With his announcement on Monday that he will run for state Senate in New Jersey’s 8th legislative district, nine-time Olympic gold medalist Carl Lewis joins a long line of former athletes who have jumped into Garden State politics.
Lewis, a Democrat, will face a tough election in what is currently a heavily Republican district represented by two Republican assembly members and a Republican state senator. Sen. Dawn Marie Addiego, who would be Lewis’s Republican opponent if he wins the Democratic nomination, was elected as one of the district’s assembly members in 2007 and appointed to fill its Senate seat when it was vacated last December.
The district as currently drawn yielded more votes for Republican assembly candidates by a nearly two-to-one margin in 2009. Lewis hopes, however, that the district’s new boundaries, as laid out in the state’s new legislative map approved last week, will be significantly friendlier to Democratic candidates.
The 8th district, which currently includes most of Burlington County as well as parts of Atlantic and Camden counties, is set to lose Moorestown and Mount Laurel and to pick up the more urban areas of Westampton Township and Mount Holly in Burlington County as well as the Atlantic County town of Hammonton and the Camden County towns of Pine Valley, Berlin Borough, and Waterford.
Ben Dworkin, director of the Rebovich Institute for New Jersey Politics at Rider University, says that Lewis’s name recognition offers him some advantages, but he will still face an uphill battle. “The 8th is still a pretty Republican district, even with the changes made in the redistricting process” says Dworkin. “Instant name recognition in New Jersey means a lot, but it doesn’t guarantee victory.”
Lewis is far from the only former athlete to run for office in New Jersey. Last year, former Eagles offensive lineman Jon Runyan was the only Republican in the state to win a congressional seat that had been in Democratic hands. However, several other former athletes who have run as Republicans have not fared as well as Runyan. In 2007, former Philadelphia Flyers left winger Brian Propp’s shot at state Assembly in the 7th district generated some early buzz, but was ultimately blocked by the district’s two incumbent Democratic assemblymen. In 1990, NFLer Phil McConkey, a former wide receiver for the New York Giants along with several other teams, ran for an open 12th congressional district seat, but didn’t make it past the primary.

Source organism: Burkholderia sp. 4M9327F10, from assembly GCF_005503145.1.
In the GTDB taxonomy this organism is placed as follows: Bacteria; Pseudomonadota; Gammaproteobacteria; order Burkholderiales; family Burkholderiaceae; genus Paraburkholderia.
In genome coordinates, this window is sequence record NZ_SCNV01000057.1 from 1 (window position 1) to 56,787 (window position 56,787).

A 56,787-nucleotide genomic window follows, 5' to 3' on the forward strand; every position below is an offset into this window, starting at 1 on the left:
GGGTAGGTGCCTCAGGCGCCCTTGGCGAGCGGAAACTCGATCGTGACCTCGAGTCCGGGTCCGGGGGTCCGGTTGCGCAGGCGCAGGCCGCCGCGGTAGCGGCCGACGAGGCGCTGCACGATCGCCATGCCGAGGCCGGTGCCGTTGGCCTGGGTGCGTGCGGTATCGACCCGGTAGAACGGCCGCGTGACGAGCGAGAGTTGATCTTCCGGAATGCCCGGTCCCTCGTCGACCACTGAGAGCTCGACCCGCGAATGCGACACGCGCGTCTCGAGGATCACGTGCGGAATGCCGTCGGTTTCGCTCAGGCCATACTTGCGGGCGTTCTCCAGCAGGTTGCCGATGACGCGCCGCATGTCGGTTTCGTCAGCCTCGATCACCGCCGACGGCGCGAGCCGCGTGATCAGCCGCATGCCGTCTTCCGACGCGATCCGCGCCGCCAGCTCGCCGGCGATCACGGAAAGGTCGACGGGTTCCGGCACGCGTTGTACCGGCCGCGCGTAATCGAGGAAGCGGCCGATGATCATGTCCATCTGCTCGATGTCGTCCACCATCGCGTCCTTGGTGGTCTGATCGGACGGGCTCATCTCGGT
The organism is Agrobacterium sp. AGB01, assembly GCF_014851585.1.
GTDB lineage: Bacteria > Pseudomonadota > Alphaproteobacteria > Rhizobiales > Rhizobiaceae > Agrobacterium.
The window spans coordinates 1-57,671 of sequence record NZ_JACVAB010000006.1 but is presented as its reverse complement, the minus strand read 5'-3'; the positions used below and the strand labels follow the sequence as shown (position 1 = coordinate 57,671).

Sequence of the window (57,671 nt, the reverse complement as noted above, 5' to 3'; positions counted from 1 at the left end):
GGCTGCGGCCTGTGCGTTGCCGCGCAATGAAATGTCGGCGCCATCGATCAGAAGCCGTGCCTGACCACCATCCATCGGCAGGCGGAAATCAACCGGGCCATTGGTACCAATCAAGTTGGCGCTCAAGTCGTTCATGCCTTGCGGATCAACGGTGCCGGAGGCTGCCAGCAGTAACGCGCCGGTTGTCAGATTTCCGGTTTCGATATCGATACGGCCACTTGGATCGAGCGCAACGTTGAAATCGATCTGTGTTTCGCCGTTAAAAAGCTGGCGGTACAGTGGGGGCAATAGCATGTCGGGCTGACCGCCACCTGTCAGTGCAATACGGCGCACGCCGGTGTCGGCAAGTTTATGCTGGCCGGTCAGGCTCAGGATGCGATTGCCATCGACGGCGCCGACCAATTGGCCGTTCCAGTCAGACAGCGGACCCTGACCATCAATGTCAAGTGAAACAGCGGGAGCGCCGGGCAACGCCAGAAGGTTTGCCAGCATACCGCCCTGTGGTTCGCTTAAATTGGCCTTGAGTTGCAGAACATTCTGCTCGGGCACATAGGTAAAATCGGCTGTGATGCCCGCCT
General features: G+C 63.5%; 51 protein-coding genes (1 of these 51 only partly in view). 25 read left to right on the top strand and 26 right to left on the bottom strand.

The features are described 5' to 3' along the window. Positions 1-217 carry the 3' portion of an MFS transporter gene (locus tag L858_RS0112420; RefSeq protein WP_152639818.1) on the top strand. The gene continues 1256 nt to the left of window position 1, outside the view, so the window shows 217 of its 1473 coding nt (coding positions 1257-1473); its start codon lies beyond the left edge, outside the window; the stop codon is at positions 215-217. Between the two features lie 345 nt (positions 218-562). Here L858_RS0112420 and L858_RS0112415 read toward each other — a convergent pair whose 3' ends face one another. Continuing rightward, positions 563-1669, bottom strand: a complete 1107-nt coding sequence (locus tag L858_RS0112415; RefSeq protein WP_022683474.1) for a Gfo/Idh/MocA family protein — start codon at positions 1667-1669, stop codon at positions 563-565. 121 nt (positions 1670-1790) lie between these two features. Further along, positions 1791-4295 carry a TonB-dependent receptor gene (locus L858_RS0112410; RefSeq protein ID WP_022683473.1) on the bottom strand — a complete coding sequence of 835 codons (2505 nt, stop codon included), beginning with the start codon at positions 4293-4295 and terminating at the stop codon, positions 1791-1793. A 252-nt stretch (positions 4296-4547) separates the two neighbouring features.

Perhaps the state’s (and the nation’s) best-known athlete-turned-politician is Bill Bradley, the star New York Knicks forward who served three terms as a Democratic U.S. Senator from New Jersey and mounted a closely watched primary campaign against former Vice President Al Gore for the Democratic presidential nomination in 2000.  Another Democrat, Althea Gibson, the first African-American woman to win a Grand Slam tennis tournament, did not perform as well, losing a 1977 state Senate primary.
Dworkin believes that New Jersey’s unique geography helps explain the preponderance of athletes who run for office in the state. “We have so many professional teams in New York and Philadelphia that we end up with a lot of pro athletes living here after they retire,” he says, adding that the high name recognition enjoyed by renowned athletes does not always translate into votes and that a district’s partisan lean remains the best predictor of electoral success. “It is a very mixed bag for famous athletes running for political office in New Jersey,” Dworkin says.
Noah Rothman is the online editor at C&E. E-mail him at nrothman@campaignsandelections.com